Mansfield Report: July 2008

Capt. Tricia
Mansfield Report: July 2008
A go-for-it attitude, a good eye, plus a wet lure are what put fish on your line.
Late May and early June were pretty much on track here in Port Mansfield. As predicted last issue, it was a good "get bit" period despite several of those grinder days we all experience. Winds were often more than wished for but overall catching rated high as the fish usually don't mind getting tossed around near as much as fishermen. At this writing, the wind is sustained over thirty and gusting over forty, but we still managed to have a good trip. Pictured is Baron Unbehagen with a thirty-three inch red caught today on a Super Spook Jr. in less than knee deep water in a semi-protected area just as the wind started to honk. No matter what the conditions, a go-for-it attitude, a good eye, plus a wet lure is what puts fish on your line.

One aspect about the Laguna Madre is that even in extreme blows, much of the flats can still hold good water and some great fish. A consistent pattern during small craft advisory days such as this is simply to find flipping baitfish along color changes and get in there with them with a dark plastic tail on a 1/8 ounce jighead. When you decide to go fishing and the weather doesn't cooperate, it is what it is, so just do it.

No new news as far as lure selections go, but as we go into deep summer we will see the timeless 1/4 ounce weedless spoon come into play more often. Long wades on the flats with a spoon will usually get you your reds. We will often start early in the sand or right along the first grass line, then fall off with the fish towards deeper water as the sun pushes them down to shadier depths. A variety of lures can work from topwaters to tails, but usually a subtle presentation is best in calm, clear water.

There will also be opportunity for some great trout on summer's shallow sand, such as this chunky twenty-six incher shown being released by Charles Sandford. Our skinny water cools rapidly overnight in this desert-like environment, and stepping out of the boat at first light can feel cool even during July and August. The fish like it too, so find bait in the sand early and you've also most likely found fish.

We have grown sick of the wind lately, but we will soon beg for even the slightest breeze as the summer doldrums set in. Calm water is great for seeing big herds of reds pushing wakes, and we are excited about that, but that same slick surface can also make fishing quite difficult. A stealthy approach is critical. When you run across a big school of redfish it is far better to keep going and circle wide behind them rather than to simply crash them as is so commonly done. That's called "torpedoing" and it messes it all up for everybody. Overly excited summer boaters can keep these fish nervous and moving which can make them almost uncatchable. Please consider others and either drift, troll, or wade into these schools.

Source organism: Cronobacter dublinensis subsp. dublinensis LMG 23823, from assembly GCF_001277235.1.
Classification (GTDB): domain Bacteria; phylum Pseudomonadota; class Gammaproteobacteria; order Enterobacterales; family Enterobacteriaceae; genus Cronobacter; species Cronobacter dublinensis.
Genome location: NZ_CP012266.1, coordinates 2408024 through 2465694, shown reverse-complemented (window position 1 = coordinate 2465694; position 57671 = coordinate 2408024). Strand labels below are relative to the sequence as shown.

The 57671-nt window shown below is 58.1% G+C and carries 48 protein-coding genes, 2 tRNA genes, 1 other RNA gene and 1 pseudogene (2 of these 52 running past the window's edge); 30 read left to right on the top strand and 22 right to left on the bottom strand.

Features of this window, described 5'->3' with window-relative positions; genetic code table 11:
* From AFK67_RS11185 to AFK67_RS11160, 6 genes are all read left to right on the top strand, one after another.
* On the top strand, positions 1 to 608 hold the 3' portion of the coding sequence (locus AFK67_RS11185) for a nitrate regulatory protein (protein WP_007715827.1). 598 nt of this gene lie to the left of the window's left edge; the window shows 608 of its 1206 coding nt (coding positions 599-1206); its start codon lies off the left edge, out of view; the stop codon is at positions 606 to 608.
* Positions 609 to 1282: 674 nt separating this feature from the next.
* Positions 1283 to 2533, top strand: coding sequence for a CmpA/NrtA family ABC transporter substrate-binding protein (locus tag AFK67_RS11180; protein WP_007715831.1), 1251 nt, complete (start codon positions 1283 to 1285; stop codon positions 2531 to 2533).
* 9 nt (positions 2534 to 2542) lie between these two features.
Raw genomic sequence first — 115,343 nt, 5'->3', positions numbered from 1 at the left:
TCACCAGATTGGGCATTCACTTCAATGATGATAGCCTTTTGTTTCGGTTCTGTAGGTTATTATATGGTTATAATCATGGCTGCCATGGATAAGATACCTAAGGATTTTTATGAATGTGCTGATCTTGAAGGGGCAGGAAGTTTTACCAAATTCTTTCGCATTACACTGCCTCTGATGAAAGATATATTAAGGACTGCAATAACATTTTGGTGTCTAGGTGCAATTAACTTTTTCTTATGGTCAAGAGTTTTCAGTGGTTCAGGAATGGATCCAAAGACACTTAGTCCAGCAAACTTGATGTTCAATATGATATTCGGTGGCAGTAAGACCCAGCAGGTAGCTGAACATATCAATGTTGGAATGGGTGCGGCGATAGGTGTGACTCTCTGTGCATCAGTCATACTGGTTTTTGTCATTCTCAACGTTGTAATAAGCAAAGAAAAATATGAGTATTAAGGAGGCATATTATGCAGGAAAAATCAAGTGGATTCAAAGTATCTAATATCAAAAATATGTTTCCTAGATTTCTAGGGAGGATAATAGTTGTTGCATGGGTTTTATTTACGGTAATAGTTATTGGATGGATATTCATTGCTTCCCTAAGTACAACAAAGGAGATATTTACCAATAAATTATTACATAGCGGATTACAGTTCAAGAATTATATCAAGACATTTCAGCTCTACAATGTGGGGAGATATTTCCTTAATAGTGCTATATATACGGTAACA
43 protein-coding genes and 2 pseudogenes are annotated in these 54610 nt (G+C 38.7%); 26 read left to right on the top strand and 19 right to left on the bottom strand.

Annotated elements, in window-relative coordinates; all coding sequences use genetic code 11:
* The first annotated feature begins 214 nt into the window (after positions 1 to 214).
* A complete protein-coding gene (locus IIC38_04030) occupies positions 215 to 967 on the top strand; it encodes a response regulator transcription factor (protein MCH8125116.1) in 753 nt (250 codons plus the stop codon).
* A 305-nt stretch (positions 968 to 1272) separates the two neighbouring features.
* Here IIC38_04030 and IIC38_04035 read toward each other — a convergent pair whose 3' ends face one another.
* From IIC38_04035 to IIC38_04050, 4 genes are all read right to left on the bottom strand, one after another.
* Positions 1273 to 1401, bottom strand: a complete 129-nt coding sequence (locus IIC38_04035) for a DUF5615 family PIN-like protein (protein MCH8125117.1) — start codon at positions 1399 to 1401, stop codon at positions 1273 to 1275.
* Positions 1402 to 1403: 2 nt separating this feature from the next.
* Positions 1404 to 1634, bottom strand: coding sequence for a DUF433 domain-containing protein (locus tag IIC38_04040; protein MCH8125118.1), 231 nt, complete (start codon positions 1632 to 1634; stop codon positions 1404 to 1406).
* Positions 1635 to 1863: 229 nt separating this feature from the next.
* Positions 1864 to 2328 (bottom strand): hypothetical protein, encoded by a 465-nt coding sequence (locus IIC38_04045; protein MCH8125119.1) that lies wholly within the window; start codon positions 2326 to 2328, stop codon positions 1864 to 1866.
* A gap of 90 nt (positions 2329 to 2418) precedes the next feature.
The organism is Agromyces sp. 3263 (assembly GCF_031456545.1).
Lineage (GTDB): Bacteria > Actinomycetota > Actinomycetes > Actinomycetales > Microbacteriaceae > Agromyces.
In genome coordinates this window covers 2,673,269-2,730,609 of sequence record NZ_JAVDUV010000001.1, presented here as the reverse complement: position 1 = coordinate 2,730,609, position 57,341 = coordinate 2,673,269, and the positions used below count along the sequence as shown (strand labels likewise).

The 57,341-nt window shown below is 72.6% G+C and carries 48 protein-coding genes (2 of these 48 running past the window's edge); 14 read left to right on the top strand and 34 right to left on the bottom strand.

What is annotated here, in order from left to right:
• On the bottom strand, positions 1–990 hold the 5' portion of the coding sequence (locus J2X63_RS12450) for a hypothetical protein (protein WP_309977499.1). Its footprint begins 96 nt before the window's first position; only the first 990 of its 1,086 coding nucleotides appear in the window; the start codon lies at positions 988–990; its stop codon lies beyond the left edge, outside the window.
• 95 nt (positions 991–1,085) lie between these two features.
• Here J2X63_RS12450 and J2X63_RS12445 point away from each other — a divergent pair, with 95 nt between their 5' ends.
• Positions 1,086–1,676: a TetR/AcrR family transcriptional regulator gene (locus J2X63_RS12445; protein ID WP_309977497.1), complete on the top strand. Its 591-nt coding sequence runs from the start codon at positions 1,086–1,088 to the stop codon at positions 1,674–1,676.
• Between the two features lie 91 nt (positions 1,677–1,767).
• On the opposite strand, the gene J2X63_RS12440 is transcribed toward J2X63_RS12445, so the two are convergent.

Please give waders a wide berth on the flats. No matter how high fuel gets, burning a little more to go wide around them is worth giving others the best shot at that special experience they came for. Often traffic doesn't hurt fishing as much as we'd think, but in clear shallow water, even a nearby passing boat can put already skittish fish down or move then in a hurry.

In July, while many of our reds will be found shallow, except for early mornings, most of our better trout will be on deeper structure. Submerged points on the west shoreline and deeper breaks, bars, and spoil banks throughout the system will usually hold fish. If the bait is up and active try topwaters. If not, drop down with a 1/4 ounce tail and probe until you find the right depth and speed. Never believe heavy trout cannot be caught during summer.

Boat traffic down here has been lighter than normal. Fuel costs and the new five trout limit probably play major roles. We are already seeing more mid-range trout between eighteen and twenty-four inches. If you are after a quality experience rather than one of quantity, this is good news. Another interesting positive is that despite dismal Texas Parks & Wildlife gill net results, we are all strangely catching more flounder than in recent years.

The bay is healthy, clean and clear. We will soon see large schools of cruising and tailing reds using the flats early and murky depressions later in the day. Trout will be mostly smaller than we saw in winter and spring. Still, those big ones we all covet are here too. Despite the heat, summer fishing can be hot as ever. We are excited about the summer of 2008.